A Look Into Permission-Based Dog Training
While researching scientific data to support another article, somehow I bumped into a dog trainer claiming that permission-based dog training works. As a professional dog trainer, I base my dog training methods on scientific research, which promotes force-free training methods.
Do know, I’ve been around the dog training block for two decades, and I’ve seen dog training fads and concepts come and go. In other words, I certainly have an opinion on this type of dog training. 🙂 Let’s explore the concept of permission-based dog training together.
What is Permission-Based Dog Training?
Permission-based dog training is marketing verbiage for promoting dominance-based dog training. Training a dog based on dominance involves verbal and physical corrections that promote permissive dog behavior. In a nutshell, a dog must ask for permission to eat, walk through a door, go outside, take a treat, bark, climb onto furniture or even urinate. That sounds like ego dog training to me.
Permission basically means a dog must be verbally released and perform a behavior (e.g. sit) or look at the pet owner before doing anything. This concept takes self-control exercises to an entirely different level. It creates dependence on humans. Teaching dogs self-control is important, but adding a layer of strong human dependence is wrong.
Does Permission-Based Dog Training Work?
No, permission-based dog training doesn’t work. Teaching dogs to rely on humans for “important” decisions molds a living being into a robot. Don’t get me wrong, dogs should learn polite manners, but training a dog to focus on his or her pet owner only is overkill.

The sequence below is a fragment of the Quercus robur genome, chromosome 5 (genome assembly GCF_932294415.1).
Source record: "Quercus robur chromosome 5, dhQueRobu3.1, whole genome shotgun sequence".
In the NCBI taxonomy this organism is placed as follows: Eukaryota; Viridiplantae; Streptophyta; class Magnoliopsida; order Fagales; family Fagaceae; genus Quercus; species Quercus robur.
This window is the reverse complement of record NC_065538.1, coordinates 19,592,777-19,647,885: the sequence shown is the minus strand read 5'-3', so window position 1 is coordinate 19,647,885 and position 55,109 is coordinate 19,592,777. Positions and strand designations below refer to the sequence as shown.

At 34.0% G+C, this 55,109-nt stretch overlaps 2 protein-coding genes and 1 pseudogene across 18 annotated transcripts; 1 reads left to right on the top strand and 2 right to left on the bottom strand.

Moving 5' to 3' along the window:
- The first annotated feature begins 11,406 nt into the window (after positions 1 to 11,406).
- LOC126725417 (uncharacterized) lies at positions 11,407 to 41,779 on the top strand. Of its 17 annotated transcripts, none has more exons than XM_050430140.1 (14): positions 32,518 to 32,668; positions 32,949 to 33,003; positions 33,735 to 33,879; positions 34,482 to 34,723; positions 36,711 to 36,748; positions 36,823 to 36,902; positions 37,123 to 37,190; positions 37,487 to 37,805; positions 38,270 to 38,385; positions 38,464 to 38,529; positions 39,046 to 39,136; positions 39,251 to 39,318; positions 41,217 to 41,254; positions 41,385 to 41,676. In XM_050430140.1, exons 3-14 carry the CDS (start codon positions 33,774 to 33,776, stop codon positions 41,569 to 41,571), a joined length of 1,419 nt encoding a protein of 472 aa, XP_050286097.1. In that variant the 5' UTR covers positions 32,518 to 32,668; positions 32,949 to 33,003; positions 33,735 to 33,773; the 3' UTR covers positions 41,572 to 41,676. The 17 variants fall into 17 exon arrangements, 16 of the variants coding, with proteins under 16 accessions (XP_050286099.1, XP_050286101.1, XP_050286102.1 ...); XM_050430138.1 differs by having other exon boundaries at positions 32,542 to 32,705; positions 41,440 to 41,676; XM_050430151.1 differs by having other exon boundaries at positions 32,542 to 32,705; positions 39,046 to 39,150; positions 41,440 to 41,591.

Dogs are completely capable of learning how to behave politely in situations, and don’t need pet owners telling them what to do next. Teach a dog how to react, and then reinforce it when he or she chooses to respond politely. This is learning.
Take this example. A pet owner has a human aggressive dog. Permission-based dog training would entail the pet owner teaching his dog an “ignore” cue, which would signal to the dog to stop growling, barking or lunging at a person.
While it’s empowering to “call off a dog,” teaching this cue won’t benefit the dog. A better solution would be to teach the dog to ignore humans regardless of whoever is standing by. Even better would be to teach a dog that humans make treats appear and then the dog learns that good things happen around humans. (If you’re thinking this is bribery, it’s not. It’s counter conditioning and based on scientific data.)
Teaching human dependence is a disservice to dogs.
Does It Teach Self-Control?
Permission-based dog training probably started off with self-control exercises in mind, but then took a slight detour. Dogs (and humans) must learn self-control; they should learn how to politely behave within their environment.
Teaching a dog to rely on humans for permission or answers is when teaching dogs self-control took a detour. Dogs are fully able to make good choices, especially when they’re rewarded for them. Teaching human dependence is a disservice to dogs. Instead, train your dog how to react politely regardless of the situation. In human terms, it’s like teaching a teenager to say no to drugs in all situations. Empower your dog to make good decisions in all situations and not just when you’re present.
Training a dog how to react politely in a situation, without human reliance, is powerful.